In particular, if the AGI has some pile of kludges disproportionately pointed towards accomplishing X, and the AGI does self-reflection and “irons itself out”, my prediction is “maybe this AGI will wind up pursuing X, or maybe not, I dunno”. I don’t have a strong reason to expect that to happen, and I also don’t have a strong reason to expect that to not happen. I mostly feel uncertain and confused.
So if the debate is “Are Eliezer & Nate right about ≳99% (or whatever) chance of doom?”, then I find myself on the optimistic side (at least, leaving aside the non-technical parts of the problem), whereas if the debate is “Do we have a strong reason to believe that thus-and-such plan will actually solve technical alignment?”, then I find myself on the pessimistic side.
Separately, I don’t think it’s true that reflectively-stable hard superintelligence needs to have a particular behavioral goal, for reasons here.
I don't see this as worst-case thinking. I do see it as speaking from a model that many locals don't share (without any particular attempt made to argue that model).
AFAICT, our degree of disagreement here turns on what you mean by "pointed". Depending on that, I expect I'd either say "yeah maybe, but that kind of pointing is hard" or "yep, my highest-credence models have pretty high probability on this thing failing to optimize X once it's sorted out".
For instance, the latter response obtains if the "pointing" is done by naive training.
(Though I also have some sense that I see the situation as more fragile than you--there's lots of ways for reflection to ruin your day, if the wrong kludge is pointed the wrong way. So maybe we have a broader disagreement about that, too.)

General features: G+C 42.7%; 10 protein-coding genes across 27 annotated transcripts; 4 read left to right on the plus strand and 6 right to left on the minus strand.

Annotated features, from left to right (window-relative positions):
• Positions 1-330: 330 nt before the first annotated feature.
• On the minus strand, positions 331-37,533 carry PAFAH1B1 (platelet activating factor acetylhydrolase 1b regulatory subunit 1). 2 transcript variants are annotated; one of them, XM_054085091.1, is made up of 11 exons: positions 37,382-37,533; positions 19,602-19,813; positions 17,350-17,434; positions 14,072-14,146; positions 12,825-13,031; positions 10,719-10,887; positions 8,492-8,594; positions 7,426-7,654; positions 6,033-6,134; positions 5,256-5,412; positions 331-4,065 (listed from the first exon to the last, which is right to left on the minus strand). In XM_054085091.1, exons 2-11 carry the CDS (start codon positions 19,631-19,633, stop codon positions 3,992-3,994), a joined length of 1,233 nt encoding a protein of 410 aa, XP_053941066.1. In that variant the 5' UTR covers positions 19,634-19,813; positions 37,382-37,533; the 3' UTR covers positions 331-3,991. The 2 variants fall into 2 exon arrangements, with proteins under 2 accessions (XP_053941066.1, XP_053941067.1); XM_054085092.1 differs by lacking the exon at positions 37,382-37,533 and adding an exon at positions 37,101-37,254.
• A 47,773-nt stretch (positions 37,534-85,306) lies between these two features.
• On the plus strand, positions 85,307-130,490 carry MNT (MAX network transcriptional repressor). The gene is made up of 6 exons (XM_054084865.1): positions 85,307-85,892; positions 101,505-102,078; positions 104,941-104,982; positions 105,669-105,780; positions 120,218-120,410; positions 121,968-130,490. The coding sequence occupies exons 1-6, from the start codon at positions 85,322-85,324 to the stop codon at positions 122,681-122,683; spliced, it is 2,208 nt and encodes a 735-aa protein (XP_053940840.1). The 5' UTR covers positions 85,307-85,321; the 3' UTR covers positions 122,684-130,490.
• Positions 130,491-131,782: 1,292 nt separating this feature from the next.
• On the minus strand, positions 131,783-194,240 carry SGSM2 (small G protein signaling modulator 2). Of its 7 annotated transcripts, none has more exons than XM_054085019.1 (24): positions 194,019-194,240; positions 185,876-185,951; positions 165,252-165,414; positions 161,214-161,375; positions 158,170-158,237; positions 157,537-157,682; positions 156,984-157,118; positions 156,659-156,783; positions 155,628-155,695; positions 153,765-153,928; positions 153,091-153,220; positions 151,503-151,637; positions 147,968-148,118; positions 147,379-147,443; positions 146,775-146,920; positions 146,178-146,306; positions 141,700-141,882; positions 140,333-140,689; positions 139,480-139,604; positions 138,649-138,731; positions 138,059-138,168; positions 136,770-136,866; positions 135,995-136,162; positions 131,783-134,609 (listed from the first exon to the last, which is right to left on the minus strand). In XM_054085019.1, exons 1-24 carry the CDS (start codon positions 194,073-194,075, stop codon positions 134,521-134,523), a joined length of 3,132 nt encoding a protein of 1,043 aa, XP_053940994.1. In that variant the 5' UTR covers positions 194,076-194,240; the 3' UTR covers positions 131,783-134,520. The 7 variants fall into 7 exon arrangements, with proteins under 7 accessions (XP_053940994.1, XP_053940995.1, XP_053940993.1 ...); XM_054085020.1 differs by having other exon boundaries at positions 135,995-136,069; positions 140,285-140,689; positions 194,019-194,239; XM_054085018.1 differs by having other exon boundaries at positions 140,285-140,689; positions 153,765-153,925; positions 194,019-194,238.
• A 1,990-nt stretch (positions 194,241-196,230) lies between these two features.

Also, as a reminder, my high credence in doom doesn't come from high confidence in a claim like this. You can maybe get one nine here; I doubt you can get three. My high credence in doom comes from its disjunctive nature.
Oh, sorry. I’m “uncertain” assuming Model-Based RL with the least-doomed plan that I feel like I more-or-less know how to implement right now. If we’re talking about “naïve training”, then I’m probably very pessimistic, depending on the details.
That’s helpful, thanks!
UPDATE: The “least-doomed plan” I mentioned is now described in a more simple & self-contained post, for readers’ convenience. :)
Given a sufficiently Kludgy pile of heuristics, it won't make another AI, unless it has a heuristic towards making AI. (In which case the kind of AI it makes depend on its AI making heuristics. ) GPT5 won't code an AI to minimize predictive error on text. It will code some random AI that looks like something in the training dataset. And will care more about what the variable names are than what the AI actually does.
Big piles of kludges usually arise from training a kludge finding algorithm (like deep learning). So the only ways agents could get AI building kludges is from making dumb AI's or reading human writings.
Alternately, maybe the AI has sophisticated self reflection. It is looking at its own kludges and trying to figure out what it values. In which case, does the AI's metaethics contain a simplicity prior? With a strong simplicity prior, an agent with a bunch of kludges that mostly maximized diamond could turn into an actual crystaline diamond maximizer. If it doesn't have that simplicity prior, I would guess it ended up optimizing some complicated utility function. (But probably producing a lot of diamond as it did so, diamond isn't the only component of it's utility, but it is a big one.)
For my part, I expect a pile of kludges (learned via online model-based RL) to eventually guide the AI into doing self-reflection. (Self-reflection is, after all, instrumentally convergent.) If I’m right, then it would be pretty hard to reason about what will happen during self-reflection in any detail. Likewise, it would be pretty hard to intervene in how the self-reflection will work.
E.g. we can’t just “put in” or “not put in” a simplicity prior. The closest thing that we could do is try to guess whether or not a “simplicity kludge” would have emerged, and to what extent that kludge would be active in the particular context of self-reflection, etc.—which seems awfully fraught.
To be clear, while I think it would be pretty hard to intervene on the self-reflection process, I don’t think it’s impossible. I don’t have any great ideas right now but it’s one of the things I’m working on.